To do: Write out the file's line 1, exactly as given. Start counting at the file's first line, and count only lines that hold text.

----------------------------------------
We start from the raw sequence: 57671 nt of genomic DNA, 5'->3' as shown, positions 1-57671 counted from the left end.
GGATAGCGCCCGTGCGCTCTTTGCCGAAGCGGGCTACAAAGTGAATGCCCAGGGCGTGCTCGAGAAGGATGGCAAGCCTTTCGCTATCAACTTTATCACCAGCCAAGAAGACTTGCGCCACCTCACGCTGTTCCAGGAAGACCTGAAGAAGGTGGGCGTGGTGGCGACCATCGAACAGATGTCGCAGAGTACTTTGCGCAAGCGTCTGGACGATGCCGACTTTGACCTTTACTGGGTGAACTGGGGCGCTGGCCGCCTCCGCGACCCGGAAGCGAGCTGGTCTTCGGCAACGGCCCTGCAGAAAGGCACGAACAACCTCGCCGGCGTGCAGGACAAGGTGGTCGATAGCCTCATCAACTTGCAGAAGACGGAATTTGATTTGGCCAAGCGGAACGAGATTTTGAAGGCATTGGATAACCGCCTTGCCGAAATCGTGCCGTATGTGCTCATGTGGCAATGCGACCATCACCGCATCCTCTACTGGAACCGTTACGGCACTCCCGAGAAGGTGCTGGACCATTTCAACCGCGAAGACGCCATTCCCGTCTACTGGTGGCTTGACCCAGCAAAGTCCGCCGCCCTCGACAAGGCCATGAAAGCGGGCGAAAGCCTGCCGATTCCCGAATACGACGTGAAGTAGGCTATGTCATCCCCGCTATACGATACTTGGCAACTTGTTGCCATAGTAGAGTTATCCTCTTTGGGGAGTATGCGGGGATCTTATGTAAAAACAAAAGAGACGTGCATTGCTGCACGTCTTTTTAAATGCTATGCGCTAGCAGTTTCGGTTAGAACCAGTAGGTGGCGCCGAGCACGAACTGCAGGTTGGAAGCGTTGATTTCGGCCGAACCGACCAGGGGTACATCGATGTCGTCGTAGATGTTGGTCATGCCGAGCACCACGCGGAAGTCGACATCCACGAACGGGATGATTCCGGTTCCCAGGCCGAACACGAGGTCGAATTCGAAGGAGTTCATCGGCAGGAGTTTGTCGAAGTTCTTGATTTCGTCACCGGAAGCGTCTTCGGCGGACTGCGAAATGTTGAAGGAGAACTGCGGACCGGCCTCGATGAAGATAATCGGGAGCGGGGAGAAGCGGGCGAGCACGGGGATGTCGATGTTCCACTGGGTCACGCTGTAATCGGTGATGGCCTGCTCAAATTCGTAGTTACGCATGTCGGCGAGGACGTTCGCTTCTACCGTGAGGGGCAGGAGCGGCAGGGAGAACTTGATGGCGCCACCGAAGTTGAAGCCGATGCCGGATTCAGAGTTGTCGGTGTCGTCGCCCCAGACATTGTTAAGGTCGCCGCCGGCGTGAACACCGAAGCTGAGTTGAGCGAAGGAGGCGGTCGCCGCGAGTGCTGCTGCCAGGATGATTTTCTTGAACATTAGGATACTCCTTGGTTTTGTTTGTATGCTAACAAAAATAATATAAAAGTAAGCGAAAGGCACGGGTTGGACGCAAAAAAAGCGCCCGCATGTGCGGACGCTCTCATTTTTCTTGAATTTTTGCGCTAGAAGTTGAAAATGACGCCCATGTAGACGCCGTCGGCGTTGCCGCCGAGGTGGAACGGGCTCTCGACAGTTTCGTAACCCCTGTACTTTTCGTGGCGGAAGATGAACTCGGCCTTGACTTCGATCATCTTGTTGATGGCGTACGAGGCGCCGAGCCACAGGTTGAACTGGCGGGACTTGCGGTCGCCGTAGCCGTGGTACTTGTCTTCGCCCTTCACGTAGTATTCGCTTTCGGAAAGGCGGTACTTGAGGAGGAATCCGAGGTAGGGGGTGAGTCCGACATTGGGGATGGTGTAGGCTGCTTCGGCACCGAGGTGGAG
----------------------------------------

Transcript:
We start from the raw sequence: 57671 nt of genomic DNA, 5'->3' as shown, positions 1-57671 counted from the left end.